Thank you for your insights, Dan! As I learn more about CoI and understand the constructs that define the presences, I'm noticing areas of overlap and harmony with other theories. I am working out where to blend edges versus draw lines. After a while, it is a bit like sampling too many perfumes. They all have some things in common, but have different names and essential elements. It reminds me of my biology background... Do we "lump" or "split" when classifying organisms? Focus more on grouping by similar characteristics versus dividing by distinguishing differences? I admit I'm a novice at learning theories... Trying to put together puzzles with infinite numbers of pieces, undefined corners, and a moving picture on the box. :-)
Dan Wilton · 1 year ago
Yes - because learning is so complex and so intangible, we'll likely never be able to approach it directly, so it might be useful to see each theory as trying to approach it from a different perspective, with its own beliefs, values, and goals.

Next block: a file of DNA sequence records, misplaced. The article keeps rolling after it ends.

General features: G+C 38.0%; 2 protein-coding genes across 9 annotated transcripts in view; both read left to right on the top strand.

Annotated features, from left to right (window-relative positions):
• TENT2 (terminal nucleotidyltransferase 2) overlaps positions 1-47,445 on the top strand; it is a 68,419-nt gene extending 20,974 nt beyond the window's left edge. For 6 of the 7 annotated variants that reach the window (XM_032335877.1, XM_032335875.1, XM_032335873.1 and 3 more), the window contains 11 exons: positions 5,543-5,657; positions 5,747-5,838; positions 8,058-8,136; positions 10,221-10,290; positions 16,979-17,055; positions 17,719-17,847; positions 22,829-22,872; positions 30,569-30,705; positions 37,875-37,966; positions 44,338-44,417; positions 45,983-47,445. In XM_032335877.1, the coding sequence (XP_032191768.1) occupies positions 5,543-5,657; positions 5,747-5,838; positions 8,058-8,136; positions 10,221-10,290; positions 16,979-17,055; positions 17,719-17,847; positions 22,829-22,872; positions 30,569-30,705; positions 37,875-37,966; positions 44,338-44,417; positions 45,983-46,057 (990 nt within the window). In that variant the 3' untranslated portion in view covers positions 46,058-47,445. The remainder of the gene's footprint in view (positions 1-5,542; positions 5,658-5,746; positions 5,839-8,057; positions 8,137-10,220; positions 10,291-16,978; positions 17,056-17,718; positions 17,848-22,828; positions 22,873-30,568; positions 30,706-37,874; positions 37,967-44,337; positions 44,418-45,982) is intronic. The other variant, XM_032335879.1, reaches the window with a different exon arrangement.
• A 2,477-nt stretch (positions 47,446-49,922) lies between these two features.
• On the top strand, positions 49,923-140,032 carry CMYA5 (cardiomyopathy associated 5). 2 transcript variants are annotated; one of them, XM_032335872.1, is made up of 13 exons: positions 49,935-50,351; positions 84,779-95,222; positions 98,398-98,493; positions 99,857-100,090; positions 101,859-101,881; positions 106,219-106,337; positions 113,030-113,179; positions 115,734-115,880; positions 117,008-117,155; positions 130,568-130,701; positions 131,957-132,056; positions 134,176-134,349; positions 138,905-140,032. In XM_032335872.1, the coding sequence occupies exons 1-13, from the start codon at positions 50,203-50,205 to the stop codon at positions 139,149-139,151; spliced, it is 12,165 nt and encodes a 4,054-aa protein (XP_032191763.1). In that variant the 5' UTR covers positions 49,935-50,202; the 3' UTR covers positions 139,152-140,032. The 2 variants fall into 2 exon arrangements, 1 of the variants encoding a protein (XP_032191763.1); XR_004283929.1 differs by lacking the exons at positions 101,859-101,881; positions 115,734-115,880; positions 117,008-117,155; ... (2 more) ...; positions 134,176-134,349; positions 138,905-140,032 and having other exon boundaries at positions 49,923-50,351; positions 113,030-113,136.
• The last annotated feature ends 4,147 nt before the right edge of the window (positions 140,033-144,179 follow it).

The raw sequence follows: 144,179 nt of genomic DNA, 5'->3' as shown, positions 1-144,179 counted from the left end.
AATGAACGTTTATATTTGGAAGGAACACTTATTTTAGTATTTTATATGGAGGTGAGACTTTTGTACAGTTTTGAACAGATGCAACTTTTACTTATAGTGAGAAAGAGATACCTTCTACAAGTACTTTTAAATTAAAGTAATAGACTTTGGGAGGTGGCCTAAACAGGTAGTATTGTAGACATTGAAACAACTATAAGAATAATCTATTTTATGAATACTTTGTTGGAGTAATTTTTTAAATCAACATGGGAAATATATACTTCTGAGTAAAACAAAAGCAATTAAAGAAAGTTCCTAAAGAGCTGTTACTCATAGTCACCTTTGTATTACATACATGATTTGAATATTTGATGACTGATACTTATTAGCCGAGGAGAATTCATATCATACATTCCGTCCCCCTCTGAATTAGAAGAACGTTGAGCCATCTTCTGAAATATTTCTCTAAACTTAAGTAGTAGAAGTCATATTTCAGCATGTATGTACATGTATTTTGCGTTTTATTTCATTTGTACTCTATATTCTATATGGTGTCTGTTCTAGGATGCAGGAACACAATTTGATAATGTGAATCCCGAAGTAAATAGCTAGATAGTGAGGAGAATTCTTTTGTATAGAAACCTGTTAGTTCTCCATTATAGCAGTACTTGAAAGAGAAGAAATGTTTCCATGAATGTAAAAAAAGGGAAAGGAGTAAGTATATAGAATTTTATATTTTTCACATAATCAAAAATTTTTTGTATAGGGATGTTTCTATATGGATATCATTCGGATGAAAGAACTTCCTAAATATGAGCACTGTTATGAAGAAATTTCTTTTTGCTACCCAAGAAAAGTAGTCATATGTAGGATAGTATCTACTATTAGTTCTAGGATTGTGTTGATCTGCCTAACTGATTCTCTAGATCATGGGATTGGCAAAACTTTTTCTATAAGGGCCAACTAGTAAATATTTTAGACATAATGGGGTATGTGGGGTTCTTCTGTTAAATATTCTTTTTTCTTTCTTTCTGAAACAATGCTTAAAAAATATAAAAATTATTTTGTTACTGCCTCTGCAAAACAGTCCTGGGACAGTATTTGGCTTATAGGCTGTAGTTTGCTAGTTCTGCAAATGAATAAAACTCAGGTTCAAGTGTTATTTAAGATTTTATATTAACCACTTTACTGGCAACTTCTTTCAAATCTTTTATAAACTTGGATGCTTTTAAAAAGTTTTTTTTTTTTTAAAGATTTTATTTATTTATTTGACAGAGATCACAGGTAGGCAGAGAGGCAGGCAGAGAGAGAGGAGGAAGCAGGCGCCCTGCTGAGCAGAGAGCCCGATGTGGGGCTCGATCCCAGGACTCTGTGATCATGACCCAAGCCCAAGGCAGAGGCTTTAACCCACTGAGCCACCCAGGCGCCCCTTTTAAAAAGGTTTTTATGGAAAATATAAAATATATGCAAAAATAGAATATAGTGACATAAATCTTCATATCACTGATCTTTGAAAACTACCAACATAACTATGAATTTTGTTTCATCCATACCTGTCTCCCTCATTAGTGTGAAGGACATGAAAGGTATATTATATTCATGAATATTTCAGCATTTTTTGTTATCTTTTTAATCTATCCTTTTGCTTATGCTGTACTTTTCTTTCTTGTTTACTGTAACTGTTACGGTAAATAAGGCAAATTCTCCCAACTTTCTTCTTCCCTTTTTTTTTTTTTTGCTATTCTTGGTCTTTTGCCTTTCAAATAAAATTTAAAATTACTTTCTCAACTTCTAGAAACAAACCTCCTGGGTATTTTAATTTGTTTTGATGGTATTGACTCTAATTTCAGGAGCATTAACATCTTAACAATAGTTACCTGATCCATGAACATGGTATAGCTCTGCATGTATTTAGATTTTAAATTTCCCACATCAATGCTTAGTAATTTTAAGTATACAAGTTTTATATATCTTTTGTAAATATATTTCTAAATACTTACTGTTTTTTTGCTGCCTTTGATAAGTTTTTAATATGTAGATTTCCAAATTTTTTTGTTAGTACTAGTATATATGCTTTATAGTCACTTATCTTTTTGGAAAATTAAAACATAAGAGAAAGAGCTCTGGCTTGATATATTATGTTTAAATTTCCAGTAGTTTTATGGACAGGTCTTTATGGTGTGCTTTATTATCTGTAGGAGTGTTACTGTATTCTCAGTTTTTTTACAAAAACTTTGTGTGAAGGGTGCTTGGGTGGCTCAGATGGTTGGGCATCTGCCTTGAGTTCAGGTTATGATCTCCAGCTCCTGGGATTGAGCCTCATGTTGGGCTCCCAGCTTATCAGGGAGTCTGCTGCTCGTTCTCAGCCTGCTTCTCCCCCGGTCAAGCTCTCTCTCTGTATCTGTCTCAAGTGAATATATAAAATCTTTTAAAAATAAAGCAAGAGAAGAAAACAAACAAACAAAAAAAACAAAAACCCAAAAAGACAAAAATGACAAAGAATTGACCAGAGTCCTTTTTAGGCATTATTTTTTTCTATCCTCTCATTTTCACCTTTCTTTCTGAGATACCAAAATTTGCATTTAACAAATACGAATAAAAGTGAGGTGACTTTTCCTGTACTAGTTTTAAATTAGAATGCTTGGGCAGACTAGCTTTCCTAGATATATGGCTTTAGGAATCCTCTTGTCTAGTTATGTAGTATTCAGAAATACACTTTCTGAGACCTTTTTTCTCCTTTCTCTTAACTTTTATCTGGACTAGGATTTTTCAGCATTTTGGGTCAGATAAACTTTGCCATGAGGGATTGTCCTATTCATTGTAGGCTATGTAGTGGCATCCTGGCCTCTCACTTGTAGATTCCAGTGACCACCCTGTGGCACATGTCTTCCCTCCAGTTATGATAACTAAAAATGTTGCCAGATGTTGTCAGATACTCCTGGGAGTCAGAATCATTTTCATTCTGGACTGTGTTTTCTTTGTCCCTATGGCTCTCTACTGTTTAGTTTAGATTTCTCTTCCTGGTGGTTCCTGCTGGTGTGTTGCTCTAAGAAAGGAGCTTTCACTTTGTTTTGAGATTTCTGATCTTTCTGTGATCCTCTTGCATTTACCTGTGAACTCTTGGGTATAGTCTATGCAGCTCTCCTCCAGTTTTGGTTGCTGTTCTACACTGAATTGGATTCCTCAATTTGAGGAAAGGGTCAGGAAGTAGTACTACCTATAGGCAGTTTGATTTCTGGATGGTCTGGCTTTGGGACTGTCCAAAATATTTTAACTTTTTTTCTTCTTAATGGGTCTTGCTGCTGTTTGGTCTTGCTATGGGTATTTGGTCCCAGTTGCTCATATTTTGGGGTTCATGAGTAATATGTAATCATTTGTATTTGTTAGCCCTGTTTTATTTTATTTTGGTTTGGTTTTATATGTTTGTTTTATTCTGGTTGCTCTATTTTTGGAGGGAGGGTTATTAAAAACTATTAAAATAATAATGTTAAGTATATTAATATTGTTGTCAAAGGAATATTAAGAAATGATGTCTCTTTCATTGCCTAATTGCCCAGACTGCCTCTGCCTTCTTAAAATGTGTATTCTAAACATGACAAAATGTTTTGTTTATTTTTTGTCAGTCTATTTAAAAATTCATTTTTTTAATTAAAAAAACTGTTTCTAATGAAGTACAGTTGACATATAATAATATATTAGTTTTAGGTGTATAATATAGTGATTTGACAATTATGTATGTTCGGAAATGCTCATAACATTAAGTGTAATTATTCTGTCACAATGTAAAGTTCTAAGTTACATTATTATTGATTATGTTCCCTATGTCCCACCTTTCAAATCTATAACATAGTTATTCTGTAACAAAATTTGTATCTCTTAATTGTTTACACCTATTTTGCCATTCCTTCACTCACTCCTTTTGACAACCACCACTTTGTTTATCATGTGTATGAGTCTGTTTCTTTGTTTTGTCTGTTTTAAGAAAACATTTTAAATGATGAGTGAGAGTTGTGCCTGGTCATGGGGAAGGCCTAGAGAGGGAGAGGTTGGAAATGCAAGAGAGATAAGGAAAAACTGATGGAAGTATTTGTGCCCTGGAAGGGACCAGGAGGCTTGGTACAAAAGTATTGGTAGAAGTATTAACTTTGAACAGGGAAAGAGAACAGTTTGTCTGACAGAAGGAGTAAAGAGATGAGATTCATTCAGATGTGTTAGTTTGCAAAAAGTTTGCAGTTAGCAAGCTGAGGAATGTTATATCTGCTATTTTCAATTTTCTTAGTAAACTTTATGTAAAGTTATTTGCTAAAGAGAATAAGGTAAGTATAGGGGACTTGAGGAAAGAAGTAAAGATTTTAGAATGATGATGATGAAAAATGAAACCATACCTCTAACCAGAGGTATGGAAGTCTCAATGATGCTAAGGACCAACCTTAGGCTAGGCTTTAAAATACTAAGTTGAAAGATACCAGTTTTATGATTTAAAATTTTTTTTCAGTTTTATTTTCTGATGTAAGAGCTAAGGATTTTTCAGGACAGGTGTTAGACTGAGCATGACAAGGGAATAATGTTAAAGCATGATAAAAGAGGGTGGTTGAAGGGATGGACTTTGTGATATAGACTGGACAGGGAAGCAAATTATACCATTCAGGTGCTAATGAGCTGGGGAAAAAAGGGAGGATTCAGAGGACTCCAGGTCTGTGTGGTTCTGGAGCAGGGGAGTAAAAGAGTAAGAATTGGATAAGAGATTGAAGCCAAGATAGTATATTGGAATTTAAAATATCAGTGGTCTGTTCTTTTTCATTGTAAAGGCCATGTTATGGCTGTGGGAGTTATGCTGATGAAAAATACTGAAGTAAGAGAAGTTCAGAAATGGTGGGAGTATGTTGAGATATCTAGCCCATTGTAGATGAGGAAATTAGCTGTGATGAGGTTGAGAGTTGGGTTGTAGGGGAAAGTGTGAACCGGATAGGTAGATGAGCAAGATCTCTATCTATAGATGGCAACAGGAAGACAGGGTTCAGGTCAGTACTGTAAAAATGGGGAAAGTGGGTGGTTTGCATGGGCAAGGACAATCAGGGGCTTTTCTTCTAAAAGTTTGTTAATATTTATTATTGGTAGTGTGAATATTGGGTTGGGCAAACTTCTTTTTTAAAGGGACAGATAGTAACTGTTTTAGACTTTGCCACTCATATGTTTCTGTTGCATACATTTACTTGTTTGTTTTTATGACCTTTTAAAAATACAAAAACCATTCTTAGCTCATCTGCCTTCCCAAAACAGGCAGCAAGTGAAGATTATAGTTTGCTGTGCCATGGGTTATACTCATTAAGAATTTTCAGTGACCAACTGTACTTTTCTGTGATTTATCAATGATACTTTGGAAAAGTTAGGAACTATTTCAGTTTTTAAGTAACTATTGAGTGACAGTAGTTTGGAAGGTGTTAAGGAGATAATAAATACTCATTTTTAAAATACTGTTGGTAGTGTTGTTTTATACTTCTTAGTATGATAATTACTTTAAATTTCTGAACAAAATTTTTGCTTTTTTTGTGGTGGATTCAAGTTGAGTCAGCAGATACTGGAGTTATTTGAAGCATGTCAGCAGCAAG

The CoI framework, for example, could be interpreted as trying to integrate three different perspectives on the central idea of an "educational experience", and how these perspectives overlap reveals additional perspectives.

You can see more from some perspectives than from others, but none of them captures the full complexity of that central idea. Each perspective can be defined precisely, but you can shift your point of view smoothly from one to the next. If you share the same perspective as those around you (say, your committee), then you can often have a richer conversation with them about it - usually a good way to get started. Introducing a new perspective can potentially lead to a richer understanding in the end, if you're clear on what your perspective is, including your beliefs, your values, and your goals.

If you haven't already, you might look up "paragogy" (sometimes called "peeragogy") - not necessarily as yet another alternative to the CoI but as an additional perspective on what the CoI and many others are trying to do.


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The Community of Inquiry is a project of Athabasca University, Mount Royal University, KTH Royal Institute of Technology, and the Canadian Journal of Learning and Technology, as well as researchers and members of the CoI community.